Microsoft continues to pump Windows 10 with exciting new features and elements with each new update. From dark mode to the dynamic lock of Windows, the list is pretty long. However, one feature that stands out and yet remains underrated is Task View. This simple feature aids you in being more productive and helps you to work more efficiently and save time.
Bumping up your productivity should be one of your aims in 2020. If you are searching for the ultimate Windows 10 Task View settings and tips to help you with that, we've compiled some of the best ones.
Task View: What Is It and How It Works
Task View is a simple Windows 10 tool that allows you to access a bunch of virtual desktop spaces.
But why would anyone need a set of virtual desktops? Well, for starters, these desktops allow you to separate the different projects that you can work on simultaneously.
For instance, if you have to work solely on spreadsheets for one project without the distraction of Slack and Twitter, you can undertake the same with Task View. You have to create a virtual desktop and open the specific apps on it.
In short, it lets you separate spaces for work and play. Thereby, it aims at making you more efficient by letting you focus on your work or one particular aspect of your work at a time.
And when you want to take a look at your other projects or browse the internet a little, you have to switch between the desktops. Quite convenient.
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1. Using and Accessing Virtual Desktops and Timelines
Accessing Task View is a simple affair in Windows 10. Just press the Windows + Tab keys together, and Windows will show the desktops at the top. Or you can click on the Task View button (next to the Start button) on the taskbar.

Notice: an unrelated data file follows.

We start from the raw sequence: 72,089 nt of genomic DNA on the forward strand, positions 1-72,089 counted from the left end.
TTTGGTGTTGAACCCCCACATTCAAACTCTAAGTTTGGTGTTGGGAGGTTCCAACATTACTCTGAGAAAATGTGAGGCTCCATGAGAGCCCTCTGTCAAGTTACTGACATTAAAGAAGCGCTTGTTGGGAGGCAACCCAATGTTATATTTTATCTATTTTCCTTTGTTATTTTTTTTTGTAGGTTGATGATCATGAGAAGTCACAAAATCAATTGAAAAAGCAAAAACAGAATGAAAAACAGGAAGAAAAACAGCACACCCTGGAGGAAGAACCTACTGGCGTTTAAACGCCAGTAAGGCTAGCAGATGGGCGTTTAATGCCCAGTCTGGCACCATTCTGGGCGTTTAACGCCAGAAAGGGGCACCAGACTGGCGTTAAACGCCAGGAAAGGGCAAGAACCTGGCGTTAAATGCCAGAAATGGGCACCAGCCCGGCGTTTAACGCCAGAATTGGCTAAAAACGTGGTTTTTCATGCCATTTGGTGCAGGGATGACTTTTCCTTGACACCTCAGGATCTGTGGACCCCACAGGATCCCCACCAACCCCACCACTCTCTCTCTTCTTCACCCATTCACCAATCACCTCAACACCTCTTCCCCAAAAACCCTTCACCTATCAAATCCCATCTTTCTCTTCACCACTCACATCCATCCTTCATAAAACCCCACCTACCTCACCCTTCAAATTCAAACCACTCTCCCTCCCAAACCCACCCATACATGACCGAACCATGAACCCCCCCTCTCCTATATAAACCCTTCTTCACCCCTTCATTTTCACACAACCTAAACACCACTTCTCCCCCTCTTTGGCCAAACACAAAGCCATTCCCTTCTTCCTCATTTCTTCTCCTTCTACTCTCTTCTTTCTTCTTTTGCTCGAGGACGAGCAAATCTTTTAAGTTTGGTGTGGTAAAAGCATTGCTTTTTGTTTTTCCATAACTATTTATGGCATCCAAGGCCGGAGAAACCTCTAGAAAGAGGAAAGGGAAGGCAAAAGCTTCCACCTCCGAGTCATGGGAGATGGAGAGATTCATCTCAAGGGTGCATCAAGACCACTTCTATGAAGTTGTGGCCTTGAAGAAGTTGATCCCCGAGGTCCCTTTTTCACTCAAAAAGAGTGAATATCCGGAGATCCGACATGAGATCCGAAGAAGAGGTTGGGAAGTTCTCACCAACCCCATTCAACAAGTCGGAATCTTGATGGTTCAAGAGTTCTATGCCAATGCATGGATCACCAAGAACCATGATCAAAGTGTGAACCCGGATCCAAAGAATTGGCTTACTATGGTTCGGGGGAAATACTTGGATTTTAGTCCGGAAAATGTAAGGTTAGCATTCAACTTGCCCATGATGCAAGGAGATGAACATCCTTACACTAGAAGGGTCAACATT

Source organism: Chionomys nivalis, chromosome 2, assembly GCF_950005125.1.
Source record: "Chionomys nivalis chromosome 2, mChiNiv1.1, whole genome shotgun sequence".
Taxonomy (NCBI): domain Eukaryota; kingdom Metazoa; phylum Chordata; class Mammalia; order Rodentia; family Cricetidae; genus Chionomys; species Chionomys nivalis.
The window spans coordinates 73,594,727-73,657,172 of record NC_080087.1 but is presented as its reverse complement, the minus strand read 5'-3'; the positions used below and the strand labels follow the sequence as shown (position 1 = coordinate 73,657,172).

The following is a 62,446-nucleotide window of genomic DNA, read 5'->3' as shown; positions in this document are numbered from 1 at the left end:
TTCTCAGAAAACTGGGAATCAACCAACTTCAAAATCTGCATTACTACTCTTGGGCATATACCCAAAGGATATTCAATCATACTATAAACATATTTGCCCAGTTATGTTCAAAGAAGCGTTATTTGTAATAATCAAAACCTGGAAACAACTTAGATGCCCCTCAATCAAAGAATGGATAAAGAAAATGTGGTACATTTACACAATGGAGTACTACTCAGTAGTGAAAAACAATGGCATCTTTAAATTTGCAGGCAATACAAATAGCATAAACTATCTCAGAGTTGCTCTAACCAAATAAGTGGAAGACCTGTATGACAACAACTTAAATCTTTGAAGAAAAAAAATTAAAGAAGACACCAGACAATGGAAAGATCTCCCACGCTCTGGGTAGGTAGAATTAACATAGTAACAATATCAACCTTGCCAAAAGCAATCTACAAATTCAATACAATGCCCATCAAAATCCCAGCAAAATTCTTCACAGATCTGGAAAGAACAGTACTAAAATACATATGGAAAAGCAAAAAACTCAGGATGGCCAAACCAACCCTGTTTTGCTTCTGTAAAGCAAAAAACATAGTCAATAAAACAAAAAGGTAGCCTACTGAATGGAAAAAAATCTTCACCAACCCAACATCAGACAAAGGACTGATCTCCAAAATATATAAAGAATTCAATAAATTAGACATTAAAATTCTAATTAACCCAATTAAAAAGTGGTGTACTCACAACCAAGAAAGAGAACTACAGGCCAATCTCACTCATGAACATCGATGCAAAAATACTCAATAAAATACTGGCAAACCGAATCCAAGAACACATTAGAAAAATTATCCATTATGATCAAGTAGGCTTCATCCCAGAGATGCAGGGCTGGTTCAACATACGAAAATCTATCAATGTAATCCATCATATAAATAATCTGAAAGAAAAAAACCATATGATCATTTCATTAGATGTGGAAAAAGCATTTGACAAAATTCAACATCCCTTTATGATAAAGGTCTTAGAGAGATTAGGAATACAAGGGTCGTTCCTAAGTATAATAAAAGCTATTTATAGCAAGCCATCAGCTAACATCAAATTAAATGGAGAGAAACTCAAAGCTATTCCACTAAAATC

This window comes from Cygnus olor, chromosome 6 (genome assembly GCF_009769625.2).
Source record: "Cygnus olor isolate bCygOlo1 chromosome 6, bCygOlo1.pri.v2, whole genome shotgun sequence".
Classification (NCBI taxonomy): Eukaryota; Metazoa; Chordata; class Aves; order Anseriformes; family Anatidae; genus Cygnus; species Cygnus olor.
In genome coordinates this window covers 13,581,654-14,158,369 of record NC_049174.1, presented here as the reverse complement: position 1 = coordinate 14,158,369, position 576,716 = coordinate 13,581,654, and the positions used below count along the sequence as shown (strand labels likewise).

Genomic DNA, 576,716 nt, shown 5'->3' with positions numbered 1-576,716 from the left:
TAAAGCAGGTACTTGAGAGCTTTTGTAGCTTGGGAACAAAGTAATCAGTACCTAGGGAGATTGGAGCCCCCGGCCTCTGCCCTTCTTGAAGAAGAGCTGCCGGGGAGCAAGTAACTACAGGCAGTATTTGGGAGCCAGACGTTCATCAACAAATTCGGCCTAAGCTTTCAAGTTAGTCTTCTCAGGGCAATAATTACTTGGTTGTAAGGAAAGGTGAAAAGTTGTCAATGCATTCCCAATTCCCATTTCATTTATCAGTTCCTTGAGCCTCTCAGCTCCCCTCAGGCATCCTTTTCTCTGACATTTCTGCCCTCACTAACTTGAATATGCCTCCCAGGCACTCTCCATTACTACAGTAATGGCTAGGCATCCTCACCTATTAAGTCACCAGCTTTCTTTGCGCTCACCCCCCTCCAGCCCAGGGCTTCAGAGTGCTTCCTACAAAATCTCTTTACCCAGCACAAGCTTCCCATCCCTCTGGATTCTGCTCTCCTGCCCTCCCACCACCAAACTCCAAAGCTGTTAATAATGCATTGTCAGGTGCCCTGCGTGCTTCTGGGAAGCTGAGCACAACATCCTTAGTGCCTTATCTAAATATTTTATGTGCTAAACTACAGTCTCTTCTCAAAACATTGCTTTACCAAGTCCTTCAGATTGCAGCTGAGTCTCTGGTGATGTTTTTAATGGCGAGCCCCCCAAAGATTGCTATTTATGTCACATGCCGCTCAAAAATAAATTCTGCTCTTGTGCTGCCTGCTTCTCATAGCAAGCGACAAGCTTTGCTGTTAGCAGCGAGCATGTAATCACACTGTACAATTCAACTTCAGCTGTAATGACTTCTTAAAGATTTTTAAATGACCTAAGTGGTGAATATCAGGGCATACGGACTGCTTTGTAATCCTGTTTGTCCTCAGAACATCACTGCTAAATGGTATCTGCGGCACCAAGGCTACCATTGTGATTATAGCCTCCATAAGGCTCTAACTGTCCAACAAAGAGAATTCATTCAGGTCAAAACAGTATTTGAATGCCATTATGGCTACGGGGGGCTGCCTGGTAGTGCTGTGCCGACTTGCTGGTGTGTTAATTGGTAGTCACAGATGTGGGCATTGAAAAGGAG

Once you open it, you will be able to see all the apps and tools that are open on your system, with the focus being on the current app. All you need to do is click on the Plus button to add a new virtual desktop space. Yes, as simple as that.
Again, if you are on a multi-monitor setup, the running apps won't be displayed on a single monitor. Instead, they will be displayed across the monitors, depending on which apps you have kept open on a specific display.
While it may somewhat defeat the purpose of the virtual desktop, the good thing is that it removes all the distractions and lets you access only the essential apps.
2. What Is Timeline
Task View bundles another cool feature aptly called Timeline that lets you resume tasks on old projects. For instance, if you had worked on designing a cool poster in Adobe Photoshop last week, you can retrieve it quickly and continue to work on it.
To access Timeline, open Task View and scroll down and you will be able to see all your activities grouped by date and the app. If you want to resume your work, click on an app tab and that's about it.
However, if you do not want your Windows PC to track your activities, you can disable that as well.
To do that, head over to Settings > Privacy Settings > Activity History.
Here, uncheck the option for Show Activity.
3. Moving Items From One Desktop to the Other
When we say that Task View helps you create multiple virtual desktops to focus on your work, it doesn't mean that it's a tight sandbox. This module gives you the independence of moving your apps around the many desktops.